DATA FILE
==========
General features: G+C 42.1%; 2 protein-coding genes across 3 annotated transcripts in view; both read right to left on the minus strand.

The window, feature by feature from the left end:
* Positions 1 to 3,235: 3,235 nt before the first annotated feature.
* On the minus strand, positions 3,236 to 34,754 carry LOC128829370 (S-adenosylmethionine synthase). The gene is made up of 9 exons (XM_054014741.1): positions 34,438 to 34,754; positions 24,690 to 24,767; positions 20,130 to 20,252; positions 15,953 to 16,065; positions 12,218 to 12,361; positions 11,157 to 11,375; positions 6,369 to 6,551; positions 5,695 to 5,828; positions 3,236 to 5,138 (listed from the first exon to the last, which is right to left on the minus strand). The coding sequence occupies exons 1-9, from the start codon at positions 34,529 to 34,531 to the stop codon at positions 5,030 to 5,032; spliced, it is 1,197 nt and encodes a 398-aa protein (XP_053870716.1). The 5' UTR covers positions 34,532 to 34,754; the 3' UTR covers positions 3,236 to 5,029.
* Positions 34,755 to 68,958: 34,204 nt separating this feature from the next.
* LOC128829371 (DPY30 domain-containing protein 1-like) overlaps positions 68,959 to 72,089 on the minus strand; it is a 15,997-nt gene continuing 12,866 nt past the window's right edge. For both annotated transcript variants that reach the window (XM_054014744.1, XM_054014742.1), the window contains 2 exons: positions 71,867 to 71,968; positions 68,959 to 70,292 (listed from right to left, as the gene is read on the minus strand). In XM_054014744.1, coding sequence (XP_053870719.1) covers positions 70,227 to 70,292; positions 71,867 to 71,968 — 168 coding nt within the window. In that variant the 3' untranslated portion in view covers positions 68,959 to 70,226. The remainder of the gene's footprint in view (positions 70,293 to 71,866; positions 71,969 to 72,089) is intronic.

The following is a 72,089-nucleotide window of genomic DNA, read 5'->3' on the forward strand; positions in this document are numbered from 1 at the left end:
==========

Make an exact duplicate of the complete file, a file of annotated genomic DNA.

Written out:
General features: G+C 42.1%; 2 protein-coding genes across 3 annotated transcripts in view; both read right to left on the minus strand.

The window, feature by feature from the left end:
* Positions 1 to 3,235: 3,235 nt before the first annotated feature.
* On the minus strand, positions 3,236 to 34,754 carry LOC128829370 (S-adenosylmethionine synthase). The gene is made up of 9 exons (XM_054014741.1): positions 34,438 to 34,754; positions 24,690 to 24,767; positions 20,130 to 20,252; positions 15,953 to 16,065; positions 12,218 to 12,361; positions 11,157 to 11,375; positions 6,369 to 6,551; positions 5,695 to 5,828; positions 3,236 to 5,138 (listed from the first exon to the last, which is right to left on the minus strand). The coding sequence occupies exons 1-9, from the start codon at positions 34,529 to 34,531 to the stop codon at positions 5,030 to 5,032; spliced, it is 1,197 nt and encodes a 398-aa protein (XP_053870716.1). The 5' UTR covers positions 34,532 to 34,754; the 3' UTR covers positions 3,236 to 5,029.
* Positions 34,755 to 68,958: 34,204 nt separating this feature from the next.
* LOC128829371 (DPY30 domain-containing protein 1-like) overlaps positions 68,959 to 72,089 on the minus strand; it is a 15,997-nt gene continuing 12,866 nt past the window's right edge. For both annotated transcript variants that reach the window (XM_054014744.1, XM_054014742.1), the window contains 2 exons: positions 71,867 to 71,968; positions 68,959 to 70,292 (listed from right to left, as the gene is read on the minus strand). In XM_054014744.1, coding sequence (XP_053870719.1) covers positions 70,227 to 70,292; positions 71,867 to 71,968 — 168 coding nt within the window. In that variant the 3' untranslated portion in view covers positions 68,959 to 70,226. The remainder of the gene's footprint in view (positions 70,293 to 71,866; positions 71,969 to 72,089) is intronic.

The following is a 72,089-nucleotide window of genomic DNA, read 5'->3' on the forward strand; positions in this document are numbered from 1 at the left end: